Aug 17, 2020

InsTech London will highlight UK InsurTech innovation

InsTech London
Insuretech Connect
ITC Global
September to Remember
William Girling
2 min
The 'September to Remember' digital-only event will highlight some of the most innovative companies today in global InsurTech
Seeking to give a platform to the most innovative InsurTechs in the UK market, InsTech London will be a partner for the ITC + DIA World Tour...

Seeking to give a platform to the most innovative InsurTechs in the UK market, InsTech London will be a partner for the ITC + DIA World Tour.

ITC’s (InsureTech Connect) digital-only 'September to Remember' event will run between 1 and 18 September, spanning across 35 locations in EMEA, APAC and Americas, and featuring over 200 of the best InsurTechs operating in the market today.

The event will then culminate in ITC Global, an immersive two and half-day event (21 to 23 September) which will feature more than 200 speakers, over 100 hours of streamable content and provide many opportunities for learning, networking and collaborating.

Representing the UK InsurTech

Readying itself for the UK’s contribution to the three-week event on 3 September, InsTech has opened up submissions for the most innovative startups with less than USD$30mn total investment and fewer than 100 employees to register.

Only five entries can ultimately be selected to pitch at the event, meaning that competition is expected to be strong.

InsTech, one of the fastest growing insurance-related communities, prides itself on bringing companies of all sizes together in the spirit of strengthening the market. Not just exclusive to the UK, 50% of the organisation's membership actually comes from outside the country.

“We are delighted to partner with ITC + DIA and lead the UK part of the World Tour,” said Matthew Grant, Partner of InsTech London.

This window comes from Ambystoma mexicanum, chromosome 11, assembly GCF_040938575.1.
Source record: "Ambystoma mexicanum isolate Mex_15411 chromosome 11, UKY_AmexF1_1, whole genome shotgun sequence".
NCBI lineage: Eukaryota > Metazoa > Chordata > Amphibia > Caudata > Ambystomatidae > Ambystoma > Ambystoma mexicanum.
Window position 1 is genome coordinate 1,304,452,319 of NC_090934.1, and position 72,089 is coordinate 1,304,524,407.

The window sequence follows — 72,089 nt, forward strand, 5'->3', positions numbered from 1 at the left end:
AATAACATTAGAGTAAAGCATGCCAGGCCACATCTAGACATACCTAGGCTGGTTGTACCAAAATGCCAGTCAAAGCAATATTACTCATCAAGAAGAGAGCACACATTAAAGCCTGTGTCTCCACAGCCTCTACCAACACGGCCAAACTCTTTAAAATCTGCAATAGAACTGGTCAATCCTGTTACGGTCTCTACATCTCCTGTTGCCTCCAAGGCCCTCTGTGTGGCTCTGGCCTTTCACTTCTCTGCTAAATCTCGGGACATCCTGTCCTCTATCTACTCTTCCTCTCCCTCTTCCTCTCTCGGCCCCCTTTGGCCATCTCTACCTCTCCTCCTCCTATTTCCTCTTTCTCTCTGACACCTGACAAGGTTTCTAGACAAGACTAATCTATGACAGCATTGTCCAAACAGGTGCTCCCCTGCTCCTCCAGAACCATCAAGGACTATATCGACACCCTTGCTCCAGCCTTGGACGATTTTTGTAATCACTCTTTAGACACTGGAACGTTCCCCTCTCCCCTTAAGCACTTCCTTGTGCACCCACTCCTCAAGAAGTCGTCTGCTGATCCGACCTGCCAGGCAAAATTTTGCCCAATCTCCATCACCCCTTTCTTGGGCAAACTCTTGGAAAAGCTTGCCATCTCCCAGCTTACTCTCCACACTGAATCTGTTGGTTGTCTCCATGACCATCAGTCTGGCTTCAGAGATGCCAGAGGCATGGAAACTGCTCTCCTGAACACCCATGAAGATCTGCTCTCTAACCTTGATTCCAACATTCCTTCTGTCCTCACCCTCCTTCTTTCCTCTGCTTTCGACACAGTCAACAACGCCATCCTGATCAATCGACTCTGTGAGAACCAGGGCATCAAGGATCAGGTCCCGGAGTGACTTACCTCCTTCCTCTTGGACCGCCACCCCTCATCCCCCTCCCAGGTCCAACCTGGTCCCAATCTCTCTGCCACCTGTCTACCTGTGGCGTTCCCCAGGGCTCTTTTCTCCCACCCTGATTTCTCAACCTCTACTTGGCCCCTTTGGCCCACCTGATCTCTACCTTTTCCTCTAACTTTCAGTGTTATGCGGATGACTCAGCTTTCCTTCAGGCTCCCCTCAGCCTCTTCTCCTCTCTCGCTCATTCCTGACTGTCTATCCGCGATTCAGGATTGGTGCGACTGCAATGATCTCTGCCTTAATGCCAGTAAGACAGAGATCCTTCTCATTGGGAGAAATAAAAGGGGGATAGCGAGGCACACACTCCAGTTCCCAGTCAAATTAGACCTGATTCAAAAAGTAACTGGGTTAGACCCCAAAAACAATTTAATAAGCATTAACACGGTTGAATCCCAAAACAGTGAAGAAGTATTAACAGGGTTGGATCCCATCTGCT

“We will be selecting five start-ups that we believe are amongst the best representations of UK innovation, with solutions that are, or could be, applicable globally. InsurTech is increasingly global, and the UK sits strongly at the heart of it, with many leading innovators being based here, including from our rapidly growing corporate membership.”

Regarding InsTech joining the event, Jay Weintraub, CEO and Co-Founder of InsureTech Connect, added: “We are very excited to have InsTech London as part of the World Tour. UK companies have always been innovators in insurance and that has not changed today. That spirit of early innovation is clearly in the DNA and continues to live on.”

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Jun 19, 2021

Insurtechs are winning the race with legacy system companies

Insurtech
Insurance
AI
Technology
Tom Allen, Founder, The AI Jou...
3 min
Insurance has long been due an overhaul. The AI Journal’s founder Tom Allen explains how innovative insurtechs are changing the incumbent narative

Nestled in its own place within the world of financial services, insurance is arguably more unpopular than retail banking.

That’s hardly surprising given that, from a customer service perspective, insurance is something of an off-kilter transaction. You pay a sizable premium in exchange for a service you hope you will never have to use. This image problem is exacerbated by ubiquitous tales of insurers not paying out when it is time to make a claim.